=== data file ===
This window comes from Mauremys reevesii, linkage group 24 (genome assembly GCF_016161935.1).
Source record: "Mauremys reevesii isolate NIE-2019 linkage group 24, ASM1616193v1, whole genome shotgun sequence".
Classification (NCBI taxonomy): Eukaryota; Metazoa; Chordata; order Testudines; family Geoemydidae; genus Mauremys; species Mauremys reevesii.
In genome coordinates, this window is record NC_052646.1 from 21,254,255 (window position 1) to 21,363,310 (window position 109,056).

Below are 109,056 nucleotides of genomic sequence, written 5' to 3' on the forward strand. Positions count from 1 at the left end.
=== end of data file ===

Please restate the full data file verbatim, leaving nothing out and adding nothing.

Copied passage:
This window comes from Mauremys reevesii, linkage group 24 (genome assembly GCF_016161935.1).
Source record: "Mauremys reevesii isolate NIE-2019 linkage group 24, ASM1616193v1, whole genome shotgun sequence".
Classification (NCBI taxonomy): Eukaryota; Metazoa; Chordata; order Testudines; family Geoemydidae; genus Mauremys; species Mauremys reevesii.
In genome coordinates, this window is record NC_052646.1 from 21,254,255 (window position 1) to 21,363,310 (window position 109,056).

Below are 109,056 nucleotides of genomic sequence, written 5' to 3' on the forward strand. Positions count from 1 at the left end.